Even in 2021, the life expectancy for a person whose been homeless is around 50 years of age, 20 years less than a housed person. Stress, lack of sleep and nutrition, and the trauma of living in the elements and in shelters takes its toll. At CASA, we focus on the healing that happens when someone moves into their home. That is what we are all here for! To imagine the joy of locking a door, taking a warm shower any time of day, sleeping on clean sheets and making your own breakfast. We love to see residents walk four inches taller a few months after moving in. Last year, 67% of CASA residents surveyed said their physical health has improved since moving into their apartment.
There are many reasons to celebrate. However, as the past year has highlighted, we owe deep gratitude to unsung heroes in our communities that show up and go to work during times of grief and sadness as well. When a vacancy opens up in a CASA apartment, the most common reason is because its long time occupant has passed away. We grieve for our friends and we try to focus on the peace that they found in their final years.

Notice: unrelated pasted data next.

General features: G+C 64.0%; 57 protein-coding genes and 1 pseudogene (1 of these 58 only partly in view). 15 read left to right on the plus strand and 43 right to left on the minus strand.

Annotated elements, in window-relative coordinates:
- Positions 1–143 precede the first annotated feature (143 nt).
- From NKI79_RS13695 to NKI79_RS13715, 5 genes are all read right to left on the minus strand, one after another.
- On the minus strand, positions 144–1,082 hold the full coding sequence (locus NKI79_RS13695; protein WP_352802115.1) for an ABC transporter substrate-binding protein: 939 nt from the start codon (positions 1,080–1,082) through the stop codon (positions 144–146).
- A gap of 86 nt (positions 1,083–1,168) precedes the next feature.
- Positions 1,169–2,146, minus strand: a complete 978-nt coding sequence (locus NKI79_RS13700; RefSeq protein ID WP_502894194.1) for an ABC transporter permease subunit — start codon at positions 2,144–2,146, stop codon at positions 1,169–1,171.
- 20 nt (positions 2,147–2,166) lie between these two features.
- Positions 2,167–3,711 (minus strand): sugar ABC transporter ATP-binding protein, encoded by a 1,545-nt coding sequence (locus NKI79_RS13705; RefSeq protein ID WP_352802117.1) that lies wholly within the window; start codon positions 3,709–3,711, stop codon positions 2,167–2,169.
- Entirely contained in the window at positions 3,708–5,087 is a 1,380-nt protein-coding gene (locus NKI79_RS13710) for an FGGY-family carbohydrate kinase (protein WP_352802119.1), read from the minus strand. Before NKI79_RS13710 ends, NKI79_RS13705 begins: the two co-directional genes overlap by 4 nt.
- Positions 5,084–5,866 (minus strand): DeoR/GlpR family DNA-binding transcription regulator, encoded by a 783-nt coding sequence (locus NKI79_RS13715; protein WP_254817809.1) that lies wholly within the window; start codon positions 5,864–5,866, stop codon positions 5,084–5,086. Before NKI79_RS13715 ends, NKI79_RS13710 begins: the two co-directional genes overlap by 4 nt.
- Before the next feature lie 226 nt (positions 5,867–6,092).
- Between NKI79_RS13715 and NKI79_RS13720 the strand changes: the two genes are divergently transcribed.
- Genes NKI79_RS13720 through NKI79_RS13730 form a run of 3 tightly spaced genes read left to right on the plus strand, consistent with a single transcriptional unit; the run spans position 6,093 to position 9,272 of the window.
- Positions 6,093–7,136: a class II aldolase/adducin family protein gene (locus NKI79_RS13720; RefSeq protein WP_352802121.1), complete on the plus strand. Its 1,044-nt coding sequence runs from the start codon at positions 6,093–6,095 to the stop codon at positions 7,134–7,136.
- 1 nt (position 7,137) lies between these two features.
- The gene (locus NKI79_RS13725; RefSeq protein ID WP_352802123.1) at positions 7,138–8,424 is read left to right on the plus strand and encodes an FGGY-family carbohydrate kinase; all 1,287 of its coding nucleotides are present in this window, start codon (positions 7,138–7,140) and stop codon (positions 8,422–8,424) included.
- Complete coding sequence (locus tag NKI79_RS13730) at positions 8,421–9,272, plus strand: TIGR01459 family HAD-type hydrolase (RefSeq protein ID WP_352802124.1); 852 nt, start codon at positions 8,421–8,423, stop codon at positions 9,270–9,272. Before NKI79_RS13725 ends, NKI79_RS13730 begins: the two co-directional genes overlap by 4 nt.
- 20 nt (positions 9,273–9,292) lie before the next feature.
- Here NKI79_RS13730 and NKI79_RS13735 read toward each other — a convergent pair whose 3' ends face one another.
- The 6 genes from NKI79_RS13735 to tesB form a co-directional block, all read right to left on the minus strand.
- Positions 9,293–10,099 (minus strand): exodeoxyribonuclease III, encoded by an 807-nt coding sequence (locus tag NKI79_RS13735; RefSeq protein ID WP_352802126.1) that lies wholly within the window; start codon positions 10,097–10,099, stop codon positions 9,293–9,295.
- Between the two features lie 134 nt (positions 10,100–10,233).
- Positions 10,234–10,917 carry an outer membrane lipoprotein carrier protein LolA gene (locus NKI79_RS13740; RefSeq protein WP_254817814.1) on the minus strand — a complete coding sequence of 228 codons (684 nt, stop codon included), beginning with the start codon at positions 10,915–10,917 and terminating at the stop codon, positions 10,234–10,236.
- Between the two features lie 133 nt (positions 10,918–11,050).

On a practical level, there are many important tasks to do when a resident passes –calling the police and/or EMS, waiting for them to enter the apartment, notifying the next of kin and meeting them in their time of grief, helping gather their personal belongings. When most of the arrangements have been made, the final step is changing the locks.
When the news is not good, CASA’s maintenance and housing staff members show up with the same compassion and kindness that they bring to move-in days and new beginnings.
To everything there is a season, and as we come out of such a wrenching year, recognizing those who keep us going through the hard times feels especially important.